The U.S. Postal Service said Wednesday it had dropped plans to cancel mail
delivery on Saturdays due to a Congressional mandate dating back to the 1980s.
The Postal Service said in February it planned to keep Saturday deliveries of packages but cut Saturday mail delivery to save billions of dollars.
But to do so, Congress would have had to drop the mandate. Instead, it was kept going in a funding bill that passed in March, CNNMoney reported.
"Although disappointed with this congressional action, the board will follow the law and has directed the Postal Service to delay implementation of its new delivery schedule until legislation is passed that provides the Postal Service with the authority to implement a financially appropriate and responsible delivery schedule," the agency's ruling board said in a statement.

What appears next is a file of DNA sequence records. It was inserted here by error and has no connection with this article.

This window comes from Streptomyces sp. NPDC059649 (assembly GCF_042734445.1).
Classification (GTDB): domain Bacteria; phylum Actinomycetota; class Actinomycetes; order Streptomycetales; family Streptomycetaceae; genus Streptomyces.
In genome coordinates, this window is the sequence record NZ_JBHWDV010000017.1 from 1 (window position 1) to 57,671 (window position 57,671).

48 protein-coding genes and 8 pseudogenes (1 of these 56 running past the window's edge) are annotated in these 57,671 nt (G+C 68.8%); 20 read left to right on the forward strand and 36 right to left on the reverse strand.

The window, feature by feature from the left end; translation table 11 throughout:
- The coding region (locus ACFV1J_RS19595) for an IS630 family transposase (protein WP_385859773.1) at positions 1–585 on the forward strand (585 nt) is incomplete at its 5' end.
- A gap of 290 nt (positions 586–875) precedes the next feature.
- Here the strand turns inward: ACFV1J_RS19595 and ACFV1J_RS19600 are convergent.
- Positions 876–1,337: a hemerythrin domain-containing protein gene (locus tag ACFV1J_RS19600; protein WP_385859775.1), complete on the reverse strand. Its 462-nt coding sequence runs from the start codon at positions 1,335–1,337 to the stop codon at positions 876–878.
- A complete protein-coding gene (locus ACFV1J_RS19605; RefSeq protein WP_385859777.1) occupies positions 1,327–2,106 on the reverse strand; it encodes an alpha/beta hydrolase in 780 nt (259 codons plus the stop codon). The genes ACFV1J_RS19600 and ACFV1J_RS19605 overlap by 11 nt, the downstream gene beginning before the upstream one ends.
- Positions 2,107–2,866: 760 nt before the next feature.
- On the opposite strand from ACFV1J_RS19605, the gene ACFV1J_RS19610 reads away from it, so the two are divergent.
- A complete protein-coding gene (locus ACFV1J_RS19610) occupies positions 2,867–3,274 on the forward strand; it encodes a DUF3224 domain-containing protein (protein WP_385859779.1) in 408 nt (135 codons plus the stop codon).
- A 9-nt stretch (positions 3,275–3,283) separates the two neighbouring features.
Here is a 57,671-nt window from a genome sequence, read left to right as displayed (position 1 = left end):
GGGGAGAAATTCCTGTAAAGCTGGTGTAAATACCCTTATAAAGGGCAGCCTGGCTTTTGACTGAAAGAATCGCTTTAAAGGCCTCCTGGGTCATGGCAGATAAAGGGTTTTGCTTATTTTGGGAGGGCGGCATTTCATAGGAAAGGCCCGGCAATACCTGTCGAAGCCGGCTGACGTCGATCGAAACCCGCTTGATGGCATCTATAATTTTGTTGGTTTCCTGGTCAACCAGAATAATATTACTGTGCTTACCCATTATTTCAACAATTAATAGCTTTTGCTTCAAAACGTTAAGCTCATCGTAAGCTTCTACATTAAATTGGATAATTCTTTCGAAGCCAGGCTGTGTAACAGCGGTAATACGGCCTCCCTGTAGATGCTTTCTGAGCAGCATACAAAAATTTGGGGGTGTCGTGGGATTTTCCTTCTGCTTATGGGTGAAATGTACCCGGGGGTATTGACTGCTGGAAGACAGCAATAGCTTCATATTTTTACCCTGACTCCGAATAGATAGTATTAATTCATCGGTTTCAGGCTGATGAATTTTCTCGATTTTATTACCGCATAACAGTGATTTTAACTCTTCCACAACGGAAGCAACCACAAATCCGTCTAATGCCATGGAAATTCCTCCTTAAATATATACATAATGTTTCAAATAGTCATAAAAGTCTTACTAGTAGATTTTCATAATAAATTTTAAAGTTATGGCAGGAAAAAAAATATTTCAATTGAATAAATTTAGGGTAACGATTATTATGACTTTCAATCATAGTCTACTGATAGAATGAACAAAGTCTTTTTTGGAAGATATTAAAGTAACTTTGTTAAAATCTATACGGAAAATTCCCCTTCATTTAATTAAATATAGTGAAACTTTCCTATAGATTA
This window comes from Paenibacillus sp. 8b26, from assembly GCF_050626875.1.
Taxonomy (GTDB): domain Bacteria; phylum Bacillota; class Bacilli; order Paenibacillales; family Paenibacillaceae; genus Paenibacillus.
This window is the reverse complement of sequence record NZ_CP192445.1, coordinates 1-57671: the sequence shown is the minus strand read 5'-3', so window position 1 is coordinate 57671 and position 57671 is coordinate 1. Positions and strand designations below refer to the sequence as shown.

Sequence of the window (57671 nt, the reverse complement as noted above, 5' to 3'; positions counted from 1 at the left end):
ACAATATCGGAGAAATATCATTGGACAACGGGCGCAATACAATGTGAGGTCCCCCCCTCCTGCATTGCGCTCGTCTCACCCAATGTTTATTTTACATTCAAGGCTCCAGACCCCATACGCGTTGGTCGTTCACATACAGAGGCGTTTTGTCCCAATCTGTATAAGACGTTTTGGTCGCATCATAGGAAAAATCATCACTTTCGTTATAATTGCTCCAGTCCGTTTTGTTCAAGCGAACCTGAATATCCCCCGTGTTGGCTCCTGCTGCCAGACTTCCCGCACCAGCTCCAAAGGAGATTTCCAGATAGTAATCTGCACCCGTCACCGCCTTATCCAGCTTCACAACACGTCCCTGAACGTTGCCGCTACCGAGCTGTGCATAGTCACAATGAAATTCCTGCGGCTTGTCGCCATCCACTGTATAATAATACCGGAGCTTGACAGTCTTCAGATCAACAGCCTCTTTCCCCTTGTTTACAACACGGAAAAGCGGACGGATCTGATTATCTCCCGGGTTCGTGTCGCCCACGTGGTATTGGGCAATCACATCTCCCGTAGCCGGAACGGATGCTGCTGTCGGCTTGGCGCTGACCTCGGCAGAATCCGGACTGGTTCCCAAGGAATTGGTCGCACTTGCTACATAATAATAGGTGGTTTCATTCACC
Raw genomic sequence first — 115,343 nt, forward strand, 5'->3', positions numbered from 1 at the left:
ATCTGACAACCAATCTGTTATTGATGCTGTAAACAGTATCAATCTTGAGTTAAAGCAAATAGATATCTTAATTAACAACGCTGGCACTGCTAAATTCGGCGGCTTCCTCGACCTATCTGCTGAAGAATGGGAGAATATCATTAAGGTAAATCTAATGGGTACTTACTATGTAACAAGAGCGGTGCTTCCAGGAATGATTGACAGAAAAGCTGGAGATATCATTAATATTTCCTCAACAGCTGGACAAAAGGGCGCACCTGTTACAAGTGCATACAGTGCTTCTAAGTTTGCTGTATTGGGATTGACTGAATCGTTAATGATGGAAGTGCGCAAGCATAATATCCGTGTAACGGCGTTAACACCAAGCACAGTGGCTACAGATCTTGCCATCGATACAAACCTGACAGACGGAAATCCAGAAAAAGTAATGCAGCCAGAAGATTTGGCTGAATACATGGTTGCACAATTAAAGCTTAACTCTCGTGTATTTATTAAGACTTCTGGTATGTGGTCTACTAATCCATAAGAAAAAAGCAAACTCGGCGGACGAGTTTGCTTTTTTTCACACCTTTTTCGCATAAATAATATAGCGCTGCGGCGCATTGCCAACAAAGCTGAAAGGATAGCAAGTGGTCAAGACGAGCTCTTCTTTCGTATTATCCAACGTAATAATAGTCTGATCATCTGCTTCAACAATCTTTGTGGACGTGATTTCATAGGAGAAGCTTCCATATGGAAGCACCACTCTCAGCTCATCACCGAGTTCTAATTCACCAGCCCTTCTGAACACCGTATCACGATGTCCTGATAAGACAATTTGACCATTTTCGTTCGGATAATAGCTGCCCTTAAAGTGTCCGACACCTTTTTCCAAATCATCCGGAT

Rep. Darrell Issa, R-Calif., said he was "disappointed," with the decision.
"It is quite clear that special interest lobbying and intense political pressure played a much greater role in the Postal Service's change of heart than any real or perceived barrier to implementing what had been announced," said Issa, the chairman of the House Oversight Committee.
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